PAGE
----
In the Prediction paper, they highlight how political analysts, historians, sport commentators and pundits all impose false order upon random events. The headhunting experience and the Leadership Conference presentation did happen, but is my rationale and persuasive narrative real?
Mea culpa. Then and now.
I’ll close this post with a Lewis summary of perhaps Kahneman and Tversky’s finest work together (Tversky died in 1996; Nobel rules meant that Kahneman’s 2002 Prize for Economics could not be awarded posthumously).
By the early 1980s, Tversky had heard repeatedly from economists and decision theorists that he and Kahneman had exaggerated human fallibility. A lot of people had significant investment (aka careers, consulting, and commentary) in the idea that people were rational.
Tversky wanted to demonstrate, once and for all, how rules of thumb can mislead. Here’s the set up for the ‘Linda case’:
Linda is 31 years old, single, outspoken and very bright. She majored in philosophy. As a student, she was deeply concerned with issues of discrimination and social justice, and also participated in anti-nuclear demonstrations.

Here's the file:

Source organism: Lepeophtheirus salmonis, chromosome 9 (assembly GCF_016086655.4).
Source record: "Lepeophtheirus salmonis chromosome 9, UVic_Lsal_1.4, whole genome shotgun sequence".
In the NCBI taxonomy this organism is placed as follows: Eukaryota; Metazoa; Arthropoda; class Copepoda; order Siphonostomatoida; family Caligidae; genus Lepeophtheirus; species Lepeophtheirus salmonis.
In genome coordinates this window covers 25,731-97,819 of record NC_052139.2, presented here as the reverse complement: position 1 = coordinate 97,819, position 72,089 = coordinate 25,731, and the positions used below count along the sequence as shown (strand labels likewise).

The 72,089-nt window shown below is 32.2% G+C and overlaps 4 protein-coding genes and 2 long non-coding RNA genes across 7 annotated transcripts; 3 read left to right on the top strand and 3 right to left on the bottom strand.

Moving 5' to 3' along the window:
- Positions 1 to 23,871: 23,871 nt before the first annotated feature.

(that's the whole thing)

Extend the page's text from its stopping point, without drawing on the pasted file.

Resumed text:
The participants were then presented with eight scenarios and asked to what degree Linda resembled the typical member of each one. The outcome was not surprising, but to make his point, Tversky made the test more extreme:
Which of these two alternatives is more probable?
1. Linda is a bank teller
2. Linda is a bank teller and is active in the feminist movement.
(You have reached a view already, even if you’re only skim reading to reach the end of this post.)
They asked 142 undergraduates at University of British Columbia, Vancouver (Kahneman's tenure at that time). 85% chose alternative #2.
Tversky wrote: “This violated the fundamental rule of logic.”
To spell it out: the probability of two events occurring in conjunction is always less than or equal to the probability of either one occurring alone.
Here’s a less emotive example.
Which is more likely:
1. You will have a flat tyre tomorrow morning
2. You will have a flat tyre tomorrow morning and a driver in a silver car will stop to help you.
In this case, it should be evident that (2) is not the more likely outcome.
The UBC 85% error in Linda the Bank Teller case showed that people are blind to logic when the information is presented in a story.
The students chose the more detailed description, even though it was less probable, because Option #2 was more ‘representative’.
Kahneman calls that instant form of conclusion 'System 1', in his book Thinking, Fast and Slow. That's my reading for next week.
(1751 words. Thanks for reading.)